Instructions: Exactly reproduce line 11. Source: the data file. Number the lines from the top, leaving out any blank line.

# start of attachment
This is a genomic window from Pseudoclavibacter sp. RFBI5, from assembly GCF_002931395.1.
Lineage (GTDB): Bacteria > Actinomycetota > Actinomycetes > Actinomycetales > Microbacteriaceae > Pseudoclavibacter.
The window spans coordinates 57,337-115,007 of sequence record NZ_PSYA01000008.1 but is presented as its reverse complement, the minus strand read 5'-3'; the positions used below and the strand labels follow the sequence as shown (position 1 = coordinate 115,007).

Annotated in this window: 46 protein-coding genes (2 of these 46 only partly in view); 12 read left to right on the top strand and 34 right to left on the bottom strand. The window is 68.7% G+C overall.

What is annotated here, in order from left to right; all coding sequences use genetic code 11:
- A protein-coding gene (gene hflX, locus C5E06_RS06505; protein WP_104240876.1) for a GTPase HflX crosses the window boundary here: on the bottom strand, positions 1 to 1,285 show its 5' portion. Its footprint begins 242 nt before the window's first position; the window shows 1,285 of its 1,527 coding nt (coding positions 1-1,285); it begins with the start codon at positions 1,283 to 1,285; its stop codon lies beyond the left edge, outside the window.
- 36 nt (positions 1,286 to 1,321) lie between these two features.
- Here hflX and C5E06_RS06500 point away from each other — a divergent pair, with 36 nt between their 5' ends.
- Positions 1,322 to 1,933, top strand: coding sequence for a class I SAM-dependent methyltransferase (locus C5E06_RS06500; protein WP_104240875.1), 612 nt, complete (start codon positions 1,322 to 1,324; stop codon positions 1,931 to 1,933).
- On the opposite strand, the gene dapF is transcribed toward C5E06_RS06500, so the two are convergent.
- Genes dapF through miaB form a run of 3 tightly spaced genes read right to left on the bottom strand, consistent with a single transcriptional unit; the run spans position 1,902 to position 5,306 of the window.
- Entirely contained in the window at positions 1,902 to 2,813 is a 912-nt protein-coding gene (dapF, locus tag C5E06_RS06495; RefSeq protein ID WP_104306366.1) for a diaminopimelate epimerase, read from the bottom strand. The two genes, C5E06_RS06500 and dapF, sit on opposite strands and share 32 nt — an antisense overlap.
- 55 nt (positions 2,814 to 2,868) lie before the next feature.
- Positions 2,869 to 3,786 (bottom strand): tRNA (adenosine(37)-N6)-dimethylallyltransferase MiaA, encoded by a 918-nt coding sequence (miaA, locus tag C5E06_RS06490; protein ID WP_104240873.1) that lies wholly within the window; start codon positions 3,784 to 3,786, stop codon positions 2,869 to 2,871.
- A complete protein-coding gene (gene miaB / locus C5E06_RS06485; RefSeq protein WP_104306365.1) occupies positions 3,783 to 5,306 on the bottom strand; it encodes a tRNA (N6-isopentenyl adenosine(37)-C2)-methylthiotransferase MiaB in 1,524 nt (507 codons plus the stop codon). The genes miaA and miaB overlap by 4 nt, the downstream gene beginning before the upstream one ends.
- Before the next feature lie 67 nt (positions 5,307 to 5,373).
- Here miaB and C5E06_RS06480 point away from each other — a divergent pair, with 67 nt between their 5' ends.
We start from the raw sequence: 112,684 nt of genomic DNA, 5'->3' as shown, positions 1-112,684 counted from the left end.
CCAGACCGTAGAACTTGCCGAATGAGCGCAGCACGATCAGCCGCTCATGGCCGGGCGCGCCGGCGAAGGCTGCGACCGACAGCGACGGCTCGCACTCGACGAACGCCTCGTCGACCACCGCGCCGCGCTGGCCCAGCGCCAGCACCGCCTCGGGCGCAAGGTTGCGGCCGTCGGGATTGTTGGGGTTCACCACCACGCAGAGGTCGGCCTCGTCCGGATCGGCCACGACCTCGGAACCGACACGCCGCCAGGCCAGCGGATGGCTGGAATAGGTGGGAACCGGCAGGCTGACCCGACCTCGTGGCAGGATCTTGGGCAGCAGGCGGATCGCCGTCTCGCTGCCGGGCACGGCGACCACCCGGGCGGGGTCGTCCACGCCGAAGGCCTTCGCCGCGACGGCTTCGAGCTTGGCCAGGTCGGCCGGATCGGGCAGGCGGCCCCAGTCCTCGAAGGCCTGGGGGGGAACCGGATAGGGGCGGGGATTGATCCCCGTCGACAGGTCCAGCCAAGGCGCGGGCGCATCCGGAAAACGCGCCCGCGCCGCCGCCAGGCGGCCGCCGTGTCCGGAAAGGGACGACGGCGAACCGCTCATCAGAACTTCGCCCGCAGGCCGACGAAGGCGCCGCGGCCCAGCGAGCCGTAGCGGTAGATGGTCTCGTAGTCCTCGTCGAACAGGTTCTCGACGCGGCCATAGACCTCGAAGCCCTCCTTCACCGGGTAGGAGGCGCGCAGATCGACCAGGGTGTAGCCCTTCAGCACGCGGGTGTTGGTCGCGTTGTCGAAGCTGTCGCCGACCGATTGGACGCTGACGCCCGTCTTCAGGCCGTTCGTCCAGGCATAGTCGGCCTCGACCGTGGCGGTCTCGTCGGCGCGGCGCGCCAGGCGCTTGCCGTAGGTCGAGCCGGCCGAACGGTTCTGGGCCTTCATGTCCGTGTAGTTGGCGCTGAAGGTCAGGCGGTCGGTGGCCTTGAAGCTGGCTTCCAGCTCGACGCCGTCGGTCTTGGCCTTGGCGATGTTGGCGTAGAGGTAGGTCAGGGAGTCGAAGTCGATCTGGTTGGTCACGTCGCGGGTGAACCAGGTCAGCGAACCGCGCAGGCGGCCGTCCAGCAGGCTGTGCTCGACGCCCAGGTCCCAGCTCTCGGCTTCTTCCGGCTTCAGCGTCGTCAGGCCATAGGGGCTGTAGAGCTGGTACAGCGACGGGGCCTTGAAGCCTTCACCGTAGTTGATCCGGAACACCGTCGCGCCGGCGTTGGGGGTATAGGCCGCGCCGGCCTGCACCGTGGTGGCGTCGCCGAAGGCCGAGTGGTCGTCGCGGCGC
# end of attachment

- Genes dapF through miaB form a run of 3 tightly spaced genes read right to left on the bottom strand, consistent with a single transcriptional unit; the run spans position 1,902 to position 5,306 of the window.